Sunday, May 13, 2012

Ethiopia: Muslims Take Campaign Online for Religious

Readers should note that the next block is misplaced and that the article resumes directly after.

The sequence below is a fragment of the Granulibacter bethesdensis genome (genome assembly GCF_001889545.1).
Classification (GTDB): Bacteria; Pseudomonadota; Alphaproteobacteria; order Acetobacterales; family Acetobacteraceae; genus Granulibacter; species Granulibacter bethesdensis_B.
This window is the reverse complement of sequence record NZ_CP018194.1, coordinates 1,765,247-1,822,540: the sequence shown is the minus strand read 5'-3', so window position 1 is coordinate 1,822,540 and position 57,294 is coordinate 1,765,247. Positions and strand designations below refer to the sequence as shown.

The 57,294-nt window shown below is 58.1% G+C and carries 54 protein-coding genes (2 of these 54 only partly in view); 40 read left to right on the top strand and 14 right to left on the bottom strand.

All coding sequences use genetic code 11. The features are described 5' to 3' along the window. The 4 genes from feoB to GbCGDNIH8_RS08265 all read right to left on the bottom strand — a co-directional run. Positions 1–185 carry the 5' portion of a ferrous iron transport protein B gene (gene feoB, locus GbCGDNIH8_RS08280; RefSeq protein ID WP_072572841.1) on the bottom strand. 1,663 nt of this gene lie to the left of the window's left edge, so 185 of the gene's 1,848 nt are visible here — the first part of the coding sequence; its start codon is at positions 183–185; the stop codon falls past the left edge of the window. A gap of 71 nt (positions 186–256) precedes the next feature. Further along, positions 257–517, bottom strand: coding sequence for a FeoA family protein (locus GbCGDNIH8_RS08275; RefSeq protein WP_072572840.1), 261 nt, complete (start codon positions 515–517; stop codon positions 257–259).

Ethiopia: Muslims Take Campaign Online for Religious Independence Ethiopian Muslims online activism are mounting as they protest against government’s meddling in their religious affairs. Ethiopian Muslims both online and offline have been protesting for over three months against alleged government's interference in their religious affairs. The protests, however, have received very little attention from international media. Daniel Berhane explained on Facebook why the protests have received less attention from international media: I ask: Why did the foreign media and NGOs ignored the months long Awelia Muslim school protests/disturbances, while giving extensive coverage to minor events in the right-wing camp? I answer: That is because, the westerners media & NGO involvement in Ethiopian affairs is tuned on specific ideological agenda. Ethiopian Muslim women. Photo source: Boyznberry Flickr page (CC BY-NC 2.0) However, for the past two weeks the protests have generated a significant amount of news on international media as the government made it clear that it will not tolerate any activities by subversive groups that have been using Islam as a disguise to create instability in the country. The Ethiopian government has expelled two Arabs who flew in from the Middle East after they went to Grand Anwar Mosque and allegedly tried to incite violence in the country. Just a week prior to the deportation of the two Arabs, it was also reported that security forces arrested a Muslim religious leader in the Oromia regional state for calling for Jihad. A group of Muslims who tried to free him clashed with police. Four demonstrators were killed and 10 police were wounded. Rumours were circulating on Facebook that the government has conceded to one of their demands. Jawar Mohammed, a respected political commentator, wrote: Rumor has it that Meles has conceded to one of the demands put forward by Muslim activists – removing the current unelected leaders of Mejlis. But there is no official news yet. Two scenarios sound plausible: a) The government has not conceded but is spreading the rumor to create a debate and confusion among the activists. The confusion will distract them from planning and coordinating their actions and could also create division.. b) The government is making such fake gesture in order to prevent this Friday's protest, which is slated to be the biggest yet, because more than 700 foreigners will be gathering in the capital for the World Economic Forum. A large protest in the presence of foreign dignitaries will give the movement more visibility. A visibility that will not only hinder the government's ability to crack down on the protesters this Friday but could also make future such crackdowns backfire. c) The government is actually removing the Mejlis leaders ( use and throw is Meles well known game) with the hope of sucking the momentum out of the protesters and eventually replacing the Mejlis with other set of puppets. Fri read more click the following link :

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